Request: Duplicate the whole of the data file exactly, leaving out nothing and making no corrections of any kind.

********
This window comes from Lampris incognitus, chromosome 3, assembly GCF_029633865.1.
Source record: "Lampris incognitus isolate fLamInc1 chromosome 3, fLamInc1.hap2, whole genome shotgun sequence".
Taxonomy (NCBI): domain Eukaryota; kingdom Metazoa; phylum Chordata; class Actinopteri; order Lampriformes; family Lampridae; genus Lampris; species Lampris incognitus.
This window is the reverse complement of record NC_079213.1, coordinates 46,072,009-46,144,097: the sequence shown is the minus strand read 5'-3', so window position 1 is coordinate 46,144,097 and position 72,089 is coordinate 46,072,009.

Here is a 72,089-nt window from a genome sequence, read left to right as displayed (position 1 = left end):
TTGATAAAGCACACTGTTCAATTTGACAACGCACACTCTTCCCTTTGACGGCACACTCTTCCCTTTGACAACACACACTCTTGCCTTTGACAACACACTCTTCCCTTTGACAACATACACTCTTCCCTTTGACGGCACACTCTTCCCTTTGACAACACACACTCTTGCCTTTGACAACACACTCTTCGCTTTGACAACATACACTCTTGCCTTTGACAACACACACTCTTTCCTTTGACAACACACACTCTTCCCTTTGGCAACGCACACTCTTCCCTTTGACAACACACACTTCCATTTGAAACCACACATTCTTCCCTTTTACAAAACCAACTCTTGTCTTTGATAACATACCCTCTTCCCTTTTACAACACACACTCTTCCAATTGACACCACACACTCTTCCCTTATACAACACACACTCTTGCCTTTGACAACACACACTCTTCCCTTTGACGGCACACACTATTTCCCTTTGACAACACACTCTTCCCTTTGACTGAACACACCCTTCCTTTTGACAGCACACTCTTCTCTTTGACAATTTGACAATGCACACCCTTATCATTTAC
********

This window comes from Lampris incognitus, chromosome 3, assembly GCF_029633865.1.
Source record: "Lampris incognitus isolate fLamInc1 chromosome 3, fLamInc1.hap2, whole genome shotgun sequence".
Taxonomy (NCBI): domain Eukaryota; kingdom Metazoa; phylum Chordata; class Actinopteri; order Lampriformes; family Lampridae; genus Lampris; species Lampris incognitus.
This window is the reverse complement of record NC_079213.1, coordinates 46,072,009-46,144,097: the sequence shown is the minus strand read 5'-3', so window position 1 is coordinate 46,144,097 and position 72,089 is coordinate 46,072,009.

Here is a 72,089-nt window from a genome sequence, read left to right as displayed (position 1 = left end):
TTGATAAAGCACACTGTTCAATTTGACAACGCACACTCTTCCCTTTGACGGCACACTCTTCCCTTTGACAACACACACTCTTGCCTTTGACAACACACTCTTCCCTTTGACAACATACACTCTTCCCTTTGACGGCACACTCTTCCCTTTGACAACACACACTCTTGCCTTTGACAACACACTCTTCGCTTTGACAACATACACTCTTGCCTTTGACAACACACACTCTTTCCTTTGACAACACACACTCTTCCCTTTGGCAACGCACACTCTTCCCTTTGACAACACACACTTCCATTTGAAACCACACATTCTTCCCTTTTACAAAACCAACTCTTGTCTTTGATAACATACCCTCTTCCCTTTTACAACACACACTCTTCCAATTGACACCACACACTCTTCCCTTATACAACACACACTCTTGCCTTTGACAACACACACTCTTCCCTTTGACGGCACACACTATTTCCCTTTGACAACACACTCTTCCCTTTGACTGAACACACCCTTCCTTTTGACAGCACACTCTTCTCTTTGACAATTTGACAATGCACACCCTTATCATTTAC